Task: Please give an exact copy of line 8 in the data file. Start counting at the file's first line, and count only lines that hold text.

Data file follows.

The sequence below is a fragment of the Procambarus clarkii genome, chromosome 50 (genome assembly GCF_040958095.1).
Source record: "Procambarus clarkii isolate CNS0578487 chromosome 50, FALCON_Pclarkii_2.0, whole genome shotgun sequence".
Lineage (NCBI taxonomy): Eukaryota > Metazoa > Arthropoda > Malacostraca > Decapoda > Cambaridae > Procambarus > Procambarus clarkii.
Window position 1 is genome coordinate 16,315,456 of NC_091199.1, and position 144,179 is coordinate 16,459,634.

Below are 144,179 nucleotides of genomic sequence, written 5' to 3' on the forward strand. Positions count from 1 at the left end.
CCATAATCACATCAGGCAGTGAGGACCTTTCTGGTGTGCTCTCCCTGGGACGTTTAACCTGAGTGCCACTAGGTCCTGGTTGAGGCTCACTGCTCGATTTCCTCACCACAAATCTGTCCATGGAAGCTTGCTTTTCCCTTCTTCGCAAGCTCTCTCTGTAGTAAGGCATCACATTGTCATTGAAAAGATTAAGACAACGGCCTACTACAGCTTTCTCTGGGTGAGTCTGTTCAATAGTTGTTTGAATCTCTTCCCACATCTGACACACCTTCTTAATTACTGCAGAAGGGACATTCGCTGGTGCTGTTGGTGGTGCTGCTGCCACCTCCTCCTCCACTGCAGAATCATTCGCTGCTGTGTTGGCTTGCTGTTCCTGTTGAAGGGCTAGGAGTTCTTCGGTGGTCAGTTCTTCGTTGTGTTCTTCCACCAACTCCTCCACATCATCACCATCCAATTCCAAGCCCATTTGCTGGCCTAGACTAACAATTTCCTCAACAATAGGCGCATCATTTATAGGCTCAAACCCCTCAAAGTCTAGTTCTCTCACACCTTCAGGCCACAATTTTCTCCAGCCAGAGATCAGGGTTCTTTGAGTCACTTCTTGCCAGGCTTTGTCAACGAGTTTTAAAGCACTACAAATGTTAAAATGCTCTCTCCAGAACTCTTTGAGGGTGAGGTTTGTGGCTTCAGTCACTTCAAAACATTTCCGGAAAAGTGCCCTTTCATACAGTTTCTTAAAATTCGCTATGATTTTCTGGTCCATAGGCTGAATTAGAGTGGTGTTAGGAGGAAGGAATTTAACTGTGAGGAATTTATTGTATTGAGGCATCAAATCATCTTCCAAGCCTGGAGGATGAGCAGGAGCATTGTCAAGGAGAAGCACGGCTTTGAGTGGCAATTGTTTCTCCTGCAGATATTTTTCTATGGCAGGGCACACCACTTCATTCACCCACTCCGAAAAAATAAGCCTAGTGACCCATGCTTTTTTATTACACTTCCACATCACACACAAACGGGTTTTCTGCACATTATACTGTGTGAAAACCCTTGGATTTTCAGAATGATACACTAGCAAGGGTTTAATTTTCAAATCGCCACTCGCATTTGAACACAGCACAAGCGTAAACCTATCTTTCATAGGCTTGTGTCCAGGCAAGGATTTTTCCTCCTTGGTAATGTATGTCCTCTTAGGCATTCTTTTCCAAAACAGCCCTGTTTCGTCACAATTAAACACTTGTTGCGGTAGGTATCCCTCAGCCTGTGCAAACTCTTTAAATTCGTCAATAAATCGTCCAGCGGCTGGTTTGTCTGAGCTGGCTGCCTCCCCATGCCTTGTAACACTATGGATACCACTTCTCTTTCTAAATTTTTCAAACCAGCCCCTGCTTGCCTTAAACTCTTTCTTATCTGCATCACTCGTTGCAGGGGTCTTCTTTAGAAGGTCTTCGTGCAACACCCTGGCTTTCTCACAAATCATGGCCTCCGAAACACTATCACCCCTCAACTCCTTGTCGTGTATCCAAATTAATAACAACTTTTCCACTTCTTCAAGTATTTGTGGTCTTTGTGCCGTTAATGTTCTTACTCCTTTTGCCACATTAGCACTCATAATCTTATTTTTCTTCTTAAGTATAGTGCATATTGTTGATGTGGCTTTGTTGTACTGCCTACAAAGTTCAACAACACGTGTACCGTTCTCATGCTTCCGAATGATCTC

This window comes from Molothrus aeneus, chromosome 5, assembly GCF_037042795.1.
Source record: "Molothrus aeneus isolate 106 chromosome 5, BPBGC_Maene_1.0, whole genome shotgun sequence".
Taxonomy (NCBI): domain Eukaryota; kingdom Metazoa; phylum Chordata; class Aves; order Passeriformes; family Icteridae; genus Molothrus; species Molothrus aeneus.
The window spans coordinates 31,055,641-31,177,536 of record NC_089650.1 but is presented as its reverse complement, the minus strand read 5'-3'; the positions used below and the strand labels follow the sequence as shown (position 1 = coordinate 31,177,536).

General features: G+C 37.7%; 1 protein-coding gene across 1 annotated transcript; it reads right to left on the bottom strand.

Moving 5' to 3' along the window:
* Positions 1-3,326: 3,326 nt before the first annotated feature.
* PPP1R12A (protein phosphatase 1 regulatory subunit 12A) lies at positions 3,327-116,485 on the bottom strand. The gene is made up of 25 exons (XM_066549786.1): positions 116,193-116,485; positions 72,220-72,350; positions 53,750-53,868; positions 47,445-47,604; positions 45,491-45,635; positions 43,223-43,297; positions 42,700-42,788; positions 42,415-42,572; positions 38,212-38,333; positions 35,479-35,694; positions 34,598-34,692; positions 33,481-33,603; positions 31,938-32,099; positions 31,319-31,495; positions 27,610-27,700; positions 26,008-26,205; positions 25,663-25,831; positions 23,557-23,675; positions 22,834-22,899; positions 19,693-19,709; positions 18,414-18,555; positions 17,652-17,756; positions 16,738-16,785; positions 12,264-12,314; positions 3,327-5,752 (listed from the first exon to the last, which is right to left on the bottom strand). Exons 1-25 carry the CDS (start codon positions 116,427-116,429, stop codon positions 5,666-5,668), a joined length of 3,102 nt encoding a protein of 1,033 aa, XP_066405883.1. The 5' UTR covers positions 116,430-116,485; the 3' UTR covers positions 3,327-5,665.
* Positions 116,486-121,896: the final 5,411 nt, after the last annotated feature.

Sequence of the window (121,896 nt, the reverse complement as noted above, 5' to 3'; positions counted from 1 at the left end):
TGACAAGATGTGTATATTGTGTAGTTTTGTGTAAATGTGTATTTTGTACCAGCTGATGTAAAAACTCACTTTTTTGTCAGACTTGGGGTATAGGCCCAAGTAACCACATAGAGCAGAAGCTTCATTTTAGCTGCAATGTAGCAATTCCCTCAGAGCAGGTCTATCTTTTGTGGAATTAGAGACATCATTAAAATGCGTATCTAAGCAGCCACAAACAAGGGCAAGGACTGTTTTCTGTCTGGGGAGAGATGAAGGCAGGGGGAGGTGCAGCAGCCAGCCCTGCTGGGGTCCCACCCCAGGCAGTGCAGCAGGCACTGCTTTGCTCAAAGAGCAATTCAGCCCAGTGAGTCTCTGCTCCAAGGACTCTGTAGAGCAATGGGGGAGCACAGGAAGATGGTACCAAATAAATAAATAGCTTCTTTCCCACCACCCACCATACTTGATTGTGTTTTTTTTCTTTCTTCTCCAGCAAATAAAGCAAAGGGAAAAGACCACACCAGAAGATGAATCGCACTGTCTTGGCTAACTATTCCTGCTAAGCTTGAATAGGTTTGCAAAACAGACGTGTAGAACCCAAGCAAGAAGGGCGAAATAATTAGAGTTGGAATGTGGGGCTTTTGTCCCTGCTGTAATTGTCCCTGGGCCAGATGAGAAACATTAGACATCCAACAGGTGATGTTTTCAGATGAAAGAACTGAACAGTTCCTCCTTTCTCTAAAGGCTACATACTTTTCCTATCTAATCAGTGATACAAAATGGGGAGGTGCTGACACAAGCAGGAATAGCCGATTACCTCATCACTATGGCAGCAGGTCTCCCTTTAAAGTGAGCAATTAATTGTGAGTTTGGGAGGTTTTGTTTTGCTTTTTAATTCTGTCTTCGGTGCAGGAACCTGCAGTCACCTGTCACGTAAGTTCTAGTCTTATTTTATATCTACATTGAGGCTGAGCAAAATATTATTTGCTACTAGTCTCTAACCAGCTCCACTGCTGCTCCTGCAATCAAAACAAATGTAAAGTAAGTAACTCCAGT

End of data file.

Source record: "Molothrus aeneus isolate 106 chromosome 5, BPBGC_Maene_1.0, whole genome shotgun sequence".